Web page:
An Anti-Libertarian Reader

January 3, 2009

Five Common Libertarian Arguments Debunked

Filed under: bloggers — Tags: — jimmy0d @ 9:00 am

I would like to give a hat tip to the Homosecular Gaytheist for pointing me to a blogger named Thrawn. Thrawn shares our annoyance and frustration with what we see as the self evident failings of libertarianism. So he created a series of posts dismantling the five arguments laid out by Edward Feser on

His Mission Statement:

The more conservative the right wing gets, the more liberal the left. Libertarianism is becoming increasingly popular, especially on the Internet. In my opinion, libertarianism takes both liberal and conservative too far.

Under many forms of the idea, libertarianism is just another word for liberal. A moderate libertarian might argue that people should be left to themselves when their actions do not harm others, and the free market should be maintained. This is generally a good idea.

Unfortunately, some go too far. “Extremist” libertarians, or – anarcho – capitalists as some have taken to calling themselves – claim that government in any form is “evil” or “immoral”. Here, I present responses to some of their most common arguments for this surprisingly popular viewpoint.

1. The Free Market
The Argument Debunked:

The utilitarian argument, the suggestion that a free market and free society best fulfil the goals – prosperity, alleviation of poverty, technological innovation, and so forth.

2. Inviolable Rights
The Argument Debunked:

The natural rights argument, which emphasizes the idea that individuals have inviolable rights to life, liberty, and property that it is morally wrong for anyone, including the state, to violate even for allegedly good reasons (such as taxation for the sake of helping the needy).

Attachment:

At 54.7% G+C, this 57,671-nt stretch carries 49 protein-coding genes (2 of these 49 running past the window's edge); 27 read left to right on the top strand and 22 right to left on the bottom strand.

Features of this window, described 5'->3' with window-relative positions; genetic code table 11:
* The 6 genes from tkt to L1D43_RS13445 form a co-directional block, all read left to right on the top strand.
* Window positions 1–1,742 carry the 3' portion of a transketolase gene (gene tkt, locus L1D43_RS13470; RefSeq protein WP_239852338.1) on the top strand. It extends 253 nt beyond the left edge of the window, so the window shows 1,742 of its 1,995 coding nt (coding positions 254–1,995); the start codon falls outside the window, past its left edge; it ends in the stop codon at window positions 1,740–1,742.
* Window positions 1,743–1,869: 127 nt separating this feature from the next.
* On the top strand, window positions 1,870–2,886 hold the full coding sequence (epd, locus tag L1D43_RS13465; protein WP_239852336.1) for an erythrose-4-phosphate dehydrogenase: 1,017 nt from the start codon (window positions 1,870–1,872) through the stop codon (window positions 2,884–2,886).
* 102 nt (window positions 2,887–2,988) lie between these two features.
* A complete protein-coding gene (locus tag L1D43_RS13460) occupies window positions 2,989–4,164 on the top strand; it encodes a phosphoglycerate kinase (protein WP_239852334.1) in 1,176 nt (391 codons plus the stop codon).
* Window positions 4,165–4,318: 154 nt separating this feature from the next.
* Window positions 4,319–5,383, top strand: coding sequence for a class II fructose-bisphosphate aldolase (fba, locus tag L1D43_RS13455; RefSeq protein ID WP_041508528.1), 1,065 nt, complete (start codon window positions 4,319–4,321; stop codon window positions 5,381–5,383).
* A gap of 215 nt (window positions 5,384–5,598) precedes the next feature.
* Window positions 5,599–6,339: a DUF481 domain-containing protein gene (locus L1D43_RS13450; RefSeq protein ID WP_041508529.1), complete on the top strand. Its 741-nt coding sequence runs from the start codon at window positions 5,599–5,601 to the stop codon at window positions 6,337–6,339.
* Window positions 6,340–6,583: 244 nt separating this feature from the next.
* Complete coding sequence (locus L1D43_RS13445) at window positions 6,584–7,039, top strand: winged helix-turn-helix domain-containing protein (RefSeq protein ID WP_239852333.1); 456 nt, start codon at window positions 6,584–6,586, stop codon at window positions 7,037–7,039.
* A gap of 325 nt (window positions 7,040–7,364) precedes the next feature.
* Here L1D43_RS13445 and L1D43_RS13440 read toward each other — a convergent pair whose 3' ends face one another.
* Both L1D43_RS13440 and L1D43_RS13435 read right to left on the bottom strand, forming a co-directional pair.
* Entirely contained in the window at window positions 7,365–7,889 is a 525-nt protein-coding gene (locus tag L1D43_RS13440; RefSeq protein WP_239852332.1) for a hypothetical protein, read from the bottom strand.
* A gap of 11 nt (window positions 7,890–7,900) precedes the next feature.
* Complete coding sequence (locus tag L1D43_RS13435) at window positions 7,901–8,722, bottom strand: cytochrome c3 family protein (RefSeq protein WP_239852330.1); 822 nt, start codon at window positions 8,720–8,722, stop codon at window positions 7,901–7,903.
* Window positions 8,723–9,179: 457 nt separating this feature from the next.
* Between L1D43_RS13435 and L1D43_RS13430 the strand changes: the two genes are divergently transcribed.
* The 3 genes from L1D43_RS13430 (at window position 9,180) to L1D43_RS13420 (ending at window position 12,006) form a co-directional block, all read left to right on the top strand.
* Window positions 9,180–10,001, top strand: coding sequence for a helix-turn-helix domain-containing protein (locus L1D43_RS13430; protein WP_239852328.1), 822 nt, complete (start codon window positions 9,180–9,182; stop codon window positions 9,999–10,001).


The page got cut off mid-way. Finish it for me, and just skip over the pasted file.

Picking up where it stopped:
3. Cultural Evolution
The Argument Debunked:

The argument from cultural evolution, associated with F.A. Hayek, who held that societies embody cultural traditions which compete with one another in a kind of evolutionary process, the most “fit” traditions – those most conducive to human well-being – being the ones that survive and thrive, driving their rivals into extinction, or at least onto the historical sidelines: hence capitalism’s victory over communism, a culture which respects private property, contract, and the rule of law being superior in cultural evolutionary terms to one which does not.

4. The Social Contract
The Argument Debunked:

The contractarian argument, which (greatly to oversimplify) argues in general that all moral claims rest on a (hypothetical) “social contract” between the individuals comprising society, and in particular that a libertarian society is what rational individuals would contract for. This sort of argument is represented by such libertarian theorists as Jan Narveson and James Buchanan.

5. The Value of Freedom
The Argument Debunked:

The argument from liberty, which claims that freedom per se is intrinsically valuable – valuable for its own sake – and that the best political system is therefore the one that maximizes freedom.

Keep up the good work Thrawn.


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